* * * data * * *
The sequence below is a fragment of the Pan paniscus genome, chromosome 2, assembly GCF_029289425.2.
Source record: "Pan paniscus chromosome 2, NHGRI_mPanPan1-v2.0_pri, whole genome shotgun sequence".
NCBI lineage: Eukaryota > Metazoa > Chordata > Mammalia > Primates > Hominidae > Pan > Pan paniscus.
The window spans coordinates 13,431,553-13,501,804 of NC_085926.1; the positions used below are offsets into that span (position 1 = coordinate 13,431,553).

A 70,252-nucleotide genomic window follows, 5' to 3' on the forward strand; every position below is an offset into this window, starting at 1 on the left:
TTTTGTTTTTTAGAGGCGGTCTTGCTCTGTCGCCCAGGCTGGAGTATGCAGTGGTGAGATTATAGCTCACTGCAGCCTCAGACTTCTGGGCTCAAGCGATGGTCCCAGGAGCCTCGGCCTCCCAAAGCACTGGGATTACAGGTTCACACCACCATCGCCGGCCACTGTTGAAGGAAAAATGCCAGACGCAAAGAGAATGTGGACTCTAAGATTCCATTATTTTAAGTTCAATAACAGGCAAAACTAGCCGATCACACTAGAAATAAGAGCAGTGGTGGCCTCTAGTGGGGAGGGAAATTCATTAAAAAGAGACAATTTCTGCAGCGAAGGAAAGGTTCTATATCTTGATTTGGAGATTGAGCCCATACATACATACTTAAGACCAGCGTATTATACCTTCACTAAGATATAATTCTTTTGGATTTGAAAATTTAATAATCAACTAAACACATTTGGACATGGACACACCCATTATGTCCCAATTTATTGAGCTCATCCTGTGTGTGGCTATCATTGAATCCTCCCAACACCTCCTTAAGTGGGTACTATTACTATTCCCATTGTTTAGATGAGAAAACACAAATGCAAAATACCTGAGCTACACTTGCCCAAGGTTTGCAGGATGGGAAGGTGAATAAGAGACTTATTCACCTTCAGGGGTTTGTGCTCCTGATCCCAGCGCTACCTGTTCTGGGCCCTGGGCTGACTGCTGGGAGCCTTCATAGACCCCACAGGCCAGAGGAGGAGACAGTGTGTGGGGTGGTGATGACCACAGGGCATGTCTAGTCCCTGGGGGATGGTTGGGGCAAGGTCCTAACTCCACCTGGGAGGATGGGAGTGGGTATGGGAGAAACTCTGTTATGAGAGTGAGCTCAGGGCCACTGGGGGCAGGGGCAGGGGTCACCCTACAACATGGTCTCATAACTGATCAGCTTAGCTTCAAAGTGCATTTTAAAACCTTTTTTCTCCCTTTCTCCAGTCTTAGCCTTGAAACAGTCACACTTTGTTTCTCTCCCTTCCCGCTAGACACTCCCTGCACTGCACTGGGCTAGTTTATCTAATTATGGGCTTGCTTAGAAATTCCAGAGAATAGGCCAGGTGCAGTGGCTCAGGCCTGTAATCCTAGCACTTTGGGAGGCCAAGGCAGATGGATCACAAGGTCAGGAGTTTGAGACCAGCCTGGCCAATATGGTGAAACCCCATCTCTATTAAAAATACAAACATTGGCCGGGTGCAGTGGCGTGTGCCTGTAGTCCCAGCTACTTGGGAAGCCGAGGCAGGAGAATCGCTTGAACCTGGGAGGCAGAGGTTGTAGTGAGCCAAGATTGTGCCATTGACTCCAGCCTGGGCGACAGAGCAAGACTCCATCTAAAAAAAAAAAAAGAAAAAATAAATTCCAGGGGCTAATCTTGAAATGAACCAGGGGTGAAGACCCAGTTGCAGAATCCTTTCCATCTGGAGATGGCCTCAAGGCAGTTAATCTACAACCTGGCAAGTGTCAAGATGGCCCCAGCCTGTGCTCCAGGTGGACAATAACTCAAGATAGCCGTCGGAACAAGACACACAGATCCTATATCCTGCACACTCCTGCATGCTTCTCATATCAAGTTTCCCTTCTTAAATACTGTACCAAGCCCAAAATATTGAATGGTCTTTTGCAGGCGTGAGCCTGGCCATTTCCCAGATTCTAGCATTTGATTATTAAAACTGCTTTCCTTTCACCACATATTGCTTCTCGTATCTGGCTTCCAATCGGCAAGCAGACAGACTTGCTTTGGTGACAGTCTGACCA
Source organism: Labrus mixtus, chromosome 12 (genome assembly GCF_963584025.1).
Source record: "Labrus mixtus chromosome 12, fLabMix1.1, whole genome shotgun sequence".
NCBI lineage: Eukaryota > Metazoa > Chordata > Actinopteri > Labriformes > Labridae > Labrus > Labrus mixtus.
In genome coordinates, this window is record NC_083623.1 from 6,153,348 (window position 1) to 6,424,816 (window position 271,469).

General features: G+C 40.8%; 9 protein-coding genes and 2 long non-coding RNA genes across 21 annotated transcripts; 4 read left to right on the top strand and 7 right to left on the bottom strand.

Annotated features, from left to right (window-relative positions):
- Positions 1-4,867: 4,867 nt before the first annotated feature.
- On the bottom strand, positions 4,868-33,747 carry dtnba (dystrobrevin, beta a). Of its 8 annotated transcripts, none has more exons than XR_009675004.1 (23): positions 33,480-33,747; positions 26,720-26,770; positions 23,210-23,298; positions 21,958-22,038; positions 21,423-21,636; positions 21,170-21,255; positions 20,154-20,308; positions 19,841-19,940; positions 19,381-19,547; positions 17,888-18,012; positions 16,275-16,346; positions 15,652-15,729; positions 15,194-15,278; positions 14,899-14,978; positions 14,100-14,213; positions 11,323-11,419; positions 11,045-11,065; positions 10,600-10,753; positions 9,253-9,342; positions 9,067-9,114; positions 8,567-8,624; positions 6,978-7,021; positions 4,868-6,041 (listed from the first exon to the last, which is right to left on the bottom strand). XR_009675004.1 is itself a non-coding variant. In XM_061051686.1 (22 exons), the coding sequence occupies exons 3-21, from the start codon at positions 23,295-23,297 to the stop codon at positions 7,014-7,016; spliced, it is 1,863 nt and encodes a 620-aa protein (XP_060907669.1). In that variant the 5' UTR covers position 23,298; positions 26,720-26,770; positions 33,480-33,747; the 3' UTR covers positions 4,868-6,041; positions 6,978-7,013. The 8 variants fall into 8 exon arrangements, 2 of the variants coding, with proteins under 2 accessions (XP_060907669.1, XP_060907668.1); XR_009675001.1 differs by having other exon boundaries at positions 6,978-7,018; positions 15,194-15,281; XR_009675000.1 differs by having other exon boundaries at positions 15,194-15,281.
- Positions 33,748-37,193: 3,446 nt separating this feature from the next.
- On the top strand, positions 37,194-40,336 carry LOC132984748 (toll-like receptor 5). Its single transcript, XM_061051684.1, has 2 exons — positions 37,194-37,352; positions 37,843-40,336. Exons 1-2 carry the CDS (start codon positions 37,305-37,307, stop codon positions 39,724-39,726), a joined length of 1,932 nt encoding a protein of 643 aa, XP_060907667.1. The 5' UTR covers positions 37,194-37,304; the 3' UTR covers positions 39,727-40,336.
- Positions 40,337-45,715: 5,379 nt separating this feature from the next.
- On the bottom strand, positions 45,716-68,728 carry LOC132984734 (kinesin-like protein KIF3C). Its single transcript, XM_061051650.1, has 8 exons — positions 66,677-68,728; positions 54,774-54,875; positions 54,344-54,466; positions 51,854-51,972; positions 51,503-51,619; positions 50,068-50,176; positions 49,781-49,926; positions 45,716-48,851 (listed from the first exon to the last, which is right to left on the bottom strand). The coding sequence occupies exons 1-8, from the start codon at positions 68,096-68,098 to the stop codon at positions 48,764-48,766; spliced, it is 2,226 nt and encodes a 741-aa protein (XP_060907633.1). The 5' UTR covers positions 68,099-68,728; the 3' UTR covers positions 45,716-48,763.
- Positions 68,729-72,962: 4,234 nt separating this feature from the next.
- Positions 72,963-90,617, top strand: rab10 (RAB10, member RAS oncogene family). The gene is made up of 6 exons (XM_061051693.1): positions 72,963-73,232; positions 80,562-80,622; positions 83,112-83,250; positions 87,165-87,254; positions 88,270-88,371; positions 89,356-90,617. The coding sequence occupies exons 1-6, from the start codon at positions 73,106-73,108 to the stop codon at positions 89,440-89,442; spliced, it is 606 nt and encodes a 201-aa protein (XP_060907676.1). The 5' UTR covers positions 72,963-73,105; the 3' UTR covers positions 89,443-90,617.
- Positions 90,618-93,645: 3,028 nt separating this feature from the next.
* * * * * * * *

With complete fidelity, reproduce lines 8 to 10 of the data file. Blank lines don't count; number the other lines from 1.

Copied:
Source record: "Labrus mixtus chromosome 12, fLabMix1.1, whole genome shotgun sequence".
NCBI lineage: Eukaryota > Metazoa > Chordata > Actinopteri > Labriformes > Labridae > Labrus > Labrus mixtus.
In genome coordinates, this window is record NC_083623.1 from 6,153,348 (window position 1) to 6,424,816 (window position 271,469).